• Substantially Limiting: This condition is broad and, the EEOC says, shouldn’t require extensive analysis in determining whether an employee is considered disabled. Limitations from COVID don’t necessarily have to meet a certain time frame to be considered substantially limiting, and short-term impairments that are severe can meet this criterion.
  • Mitigating Measures: Whether an employee’s COVID complications severely limit a major life activity is determined based on how limited they would’ve been without any “mitigating measures,” such as medical treatment or another step used to decrease or prevent symptoms or other negative side effects. On the other hand, any negative side effects of a mitigating measure, such as a drug reaction, can be considered when deciding if an individual’s infection is “substantially limiting.”
  • Episodic Conditions: Even if the symptoms of COVID-19 come and go, it’s considered an actual disability when active. This means, if you have an employee that periodically suffers from bouts of inability to concentrate due to COVID, they can be considered disabled.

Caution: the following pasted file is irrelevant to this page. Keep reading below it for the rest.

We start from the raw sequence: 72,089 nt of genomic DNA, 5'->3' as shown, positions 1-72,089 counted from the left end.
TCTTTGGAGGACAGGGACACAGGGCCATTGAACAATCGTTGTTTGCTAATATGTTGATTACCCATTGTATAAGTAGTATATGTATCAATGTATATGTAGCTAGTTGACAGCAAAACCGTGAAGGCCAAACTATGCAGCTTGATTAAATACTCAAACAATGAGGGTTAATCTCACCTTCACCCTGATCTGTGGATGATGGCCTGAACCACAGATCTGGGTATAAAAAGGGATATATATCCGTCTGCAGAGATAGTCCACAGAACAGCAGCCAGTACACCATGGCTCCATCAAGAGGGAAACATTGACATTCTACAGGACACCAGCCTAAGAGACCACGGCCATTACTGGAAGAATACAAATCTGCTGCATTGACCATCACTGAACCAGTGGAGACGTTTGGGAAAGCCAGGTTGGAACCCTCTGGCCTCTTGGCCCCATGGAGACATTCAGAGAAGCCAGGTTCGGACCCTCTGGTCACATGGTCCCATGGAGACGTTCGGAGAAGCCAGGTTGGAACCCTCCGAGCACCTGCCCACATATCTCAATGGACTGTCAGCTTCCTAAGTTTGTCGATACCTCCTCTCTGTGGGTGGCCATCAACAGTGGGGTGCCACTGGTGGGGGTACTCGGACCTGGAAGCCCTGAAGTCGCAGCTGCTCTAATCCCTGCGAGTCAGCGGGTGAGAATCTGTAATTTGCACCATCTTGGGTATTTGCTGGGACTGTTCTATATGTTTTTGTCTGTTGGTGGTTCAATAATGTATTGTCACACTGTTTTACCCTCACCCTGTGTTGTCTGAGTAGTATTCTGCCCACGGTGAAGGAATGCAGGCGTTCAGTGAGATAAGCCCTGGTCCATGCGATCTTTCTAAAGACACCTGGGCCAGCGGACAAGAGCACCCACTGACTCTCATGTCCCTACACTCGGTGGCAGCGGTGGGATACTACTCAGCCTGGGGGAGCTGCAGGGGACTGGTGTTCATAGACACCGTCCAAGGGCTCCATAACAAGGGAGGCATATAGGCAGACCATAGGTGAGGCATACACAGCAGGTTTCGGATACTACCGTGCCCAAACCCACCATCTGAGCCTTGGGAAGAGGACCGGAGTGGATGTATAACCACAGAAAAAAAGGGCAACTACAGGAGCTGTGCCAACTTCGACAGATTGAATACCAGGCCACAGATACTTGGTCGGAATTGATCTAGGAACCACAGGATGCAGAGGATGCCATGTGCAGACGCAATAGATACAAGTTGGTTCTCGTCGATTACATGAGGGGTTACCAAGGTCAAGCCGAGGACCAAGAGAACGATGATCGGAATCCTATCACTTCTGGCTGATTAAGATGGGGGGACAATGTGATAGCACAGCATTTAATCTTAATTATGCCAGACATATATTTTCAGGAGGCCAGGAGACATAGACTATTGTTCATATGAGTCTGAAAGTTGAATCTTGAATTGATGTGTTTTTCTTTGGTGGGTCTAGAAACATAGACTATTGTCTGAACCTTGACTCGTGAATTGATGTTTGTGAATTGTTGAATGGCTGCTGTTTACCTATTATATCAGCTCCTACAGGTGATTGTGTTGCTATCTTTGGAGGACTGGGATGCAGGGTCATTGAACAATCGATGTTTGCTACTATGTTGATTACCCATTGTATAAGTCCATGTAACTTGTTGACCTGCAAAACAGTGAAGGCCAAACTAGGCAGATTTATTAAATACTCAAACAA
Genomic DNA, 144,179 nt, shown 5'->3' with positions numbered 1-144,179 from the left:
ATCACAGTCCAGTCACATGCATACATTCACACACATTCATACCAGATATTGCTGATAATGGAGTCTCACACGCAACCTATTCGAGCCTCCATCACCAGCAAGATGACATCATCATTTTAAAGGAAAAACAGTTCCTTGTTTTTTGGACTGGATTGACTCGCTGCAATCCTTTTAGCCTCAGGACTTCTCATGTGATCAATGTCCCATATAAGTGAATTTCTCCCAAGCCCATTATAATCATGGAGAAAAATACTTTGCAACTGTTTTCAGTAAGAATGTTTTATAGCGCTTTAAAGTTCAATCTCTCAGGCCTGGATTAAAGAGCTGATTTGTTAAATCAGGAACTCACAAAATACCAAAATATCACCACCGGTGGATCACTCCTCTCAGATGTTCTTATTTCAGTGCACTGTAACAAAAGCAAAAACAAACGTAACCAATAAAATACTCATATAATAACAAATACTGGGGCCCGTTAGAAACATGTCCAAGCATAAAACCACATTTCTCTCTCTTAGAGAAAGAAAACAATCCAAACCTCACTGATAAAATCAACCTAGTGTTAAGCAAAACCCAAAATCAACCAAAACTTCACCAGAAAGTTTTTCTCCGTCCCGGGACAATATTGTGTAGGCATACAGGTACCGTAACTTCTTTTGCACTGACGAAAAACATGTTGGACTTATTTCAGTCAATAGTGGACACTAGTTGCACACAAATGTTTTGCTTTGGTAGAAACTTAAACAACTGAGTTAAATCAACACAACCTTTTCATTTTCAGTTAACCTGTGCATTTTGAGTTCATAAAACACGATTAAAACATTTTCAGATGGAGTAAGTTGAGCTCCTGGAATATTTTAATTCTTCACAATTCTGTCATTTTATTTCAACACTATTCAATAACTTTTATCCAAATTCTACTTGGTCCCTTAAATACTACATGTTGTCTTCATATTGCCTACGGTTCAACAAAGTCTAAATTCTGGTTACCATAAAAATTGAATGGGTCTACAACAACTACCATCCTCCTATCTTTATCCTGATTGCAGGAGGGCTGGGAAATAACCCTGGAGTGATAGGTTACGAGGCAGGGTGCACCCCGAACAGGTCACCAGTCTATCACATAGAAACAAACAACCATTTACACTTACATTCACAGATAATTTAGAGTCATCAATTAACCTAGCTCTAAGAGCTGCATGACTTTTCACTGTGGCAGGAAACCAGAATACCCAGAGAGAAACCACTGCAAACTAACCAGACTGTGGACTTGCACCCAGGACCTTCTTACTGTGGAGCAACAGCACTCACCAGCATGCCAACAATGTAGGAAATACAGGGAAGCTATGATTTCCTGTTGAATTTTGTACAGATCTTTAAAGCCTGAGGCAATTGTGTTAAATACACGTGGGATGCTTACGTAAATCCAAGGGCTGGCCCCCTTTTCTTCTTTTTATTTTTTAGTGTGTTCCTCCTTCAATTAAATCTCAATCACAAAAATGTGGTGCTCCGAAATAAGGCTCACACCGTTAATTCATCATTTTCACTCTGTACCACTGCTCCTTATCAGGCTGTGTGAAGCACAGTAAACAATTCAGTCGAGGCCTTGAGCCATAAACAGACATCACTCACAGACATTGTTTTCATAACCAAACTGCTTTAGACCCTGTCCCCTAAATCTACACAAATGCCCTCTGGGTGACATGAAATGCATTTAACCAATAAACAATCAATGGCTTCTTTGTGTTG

Determining whether an employee’s limitations due to COVID qualify (or don’t qualify) based on the above conditions will help protect your practice from ADA complaints, hefty fines, and potential legal action.

Navigating the ins and outs of running a practice during COVID-19 can be complicated, especially with both the pandemic itself and the laws surrounding worker protections changing rapidly. To guide you through some of the COVID-related employment law changes you need to know, check out Healthcare Training Leader’s online training, Cut Practice Liability, Comply with 2021 COVID-19 Employment Laws. In this 60-minute training, Amanda Waesch, Esq., and Bryan Meek, Esq., walk you through key changes to employment laws that protect workers during the COVID-19 pandemic. Access this training today!